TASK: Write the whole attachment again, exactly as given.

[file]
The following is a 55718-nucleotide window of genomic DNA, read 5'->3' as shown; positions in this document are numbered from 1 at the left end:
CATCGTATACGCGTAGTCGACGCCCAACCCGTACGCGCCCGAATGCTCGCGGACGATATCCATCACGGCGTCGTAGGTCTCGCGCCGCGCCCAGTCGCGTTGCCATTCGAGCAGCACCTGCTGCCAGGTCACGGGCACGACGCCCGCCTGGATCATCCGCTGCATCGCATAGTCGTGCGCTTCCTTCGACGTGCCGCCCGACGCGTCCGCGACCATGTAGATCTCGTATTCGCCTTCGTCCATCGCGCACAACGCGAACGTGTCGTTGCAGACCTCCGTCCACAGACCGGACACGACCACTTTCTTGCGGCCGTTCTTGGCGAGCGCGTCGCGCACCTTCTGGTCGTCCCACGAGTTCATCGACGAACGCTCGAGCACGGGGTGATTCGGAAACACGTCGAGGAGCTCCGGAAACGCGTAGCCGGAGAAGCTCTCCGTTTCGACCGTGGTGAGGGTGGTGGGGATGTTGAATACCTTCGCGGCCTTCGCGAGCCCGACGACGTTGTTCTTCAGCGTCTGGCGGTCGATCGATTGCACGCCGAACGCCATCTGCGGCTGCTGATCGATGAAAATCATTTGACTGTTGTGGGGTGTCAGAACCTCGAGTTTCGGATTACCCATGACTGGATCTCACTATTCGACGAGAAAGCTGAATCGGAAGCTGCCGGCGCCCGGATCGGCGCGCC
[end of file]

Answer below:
The following is a 55718-nucleotide window of genomic DNA, read 5'->3' as shown; positions in this document are numbered from 1 at the left end:
CATCGTATACGCGTAGTCGACGCCCAACCCGTACGCGCCCGAATGCTCGCGGACGATATCCATCACGGCGTCGTAGGTCTCGCGCCGCGCCCAGTCGCGTTGCCATTCGAGCAGCACCTGCTGCCAGGTCACGGGCACGACGCCCGCCTGGATCATCCGCTGCATCGCATAGTCGTGCGCTTCCTTCGACGTGCCGCCCGACGCGTCCGCGACCATGTAGATCTCGTATTCGCCTTCGTCCATCGCGCACAACGCGAACGTGTCGTTGCAGACCTCCGTCCACAGACCGGACACGACCACTTTCTTGCGGCCGTTCTTGGCGAGCGCGTCGCGCACCTTCTGGTCGTCCCACGAGTTCATCGACGAACGCTCGAGCACGGGGTGATTCGGAAACACGTCGAGGAGCTCCGGAAACGCGTAGCCGGAGAAGCTCTCCGTTTCGACCGTGGTGAGGGTGGTGGGGATGTTGAATACCTTCGCGGCCTTCGCGAGCCCGACGACGTTGTTCTTCAGCGTCTGGCGGTCGATCGATTGCACGCCGAACGCCATCTGCGGCTGCTGATCGATGAAAATCATTTGACTGTTGTGGGGTGTCAGAACCTCGAGTTTCGGATTACCCATGACTGGATCTCACTATTCGACGAGAAAGCTGAATCGGAAGCTGCCGGCGCCCGGATCGGCGCGCC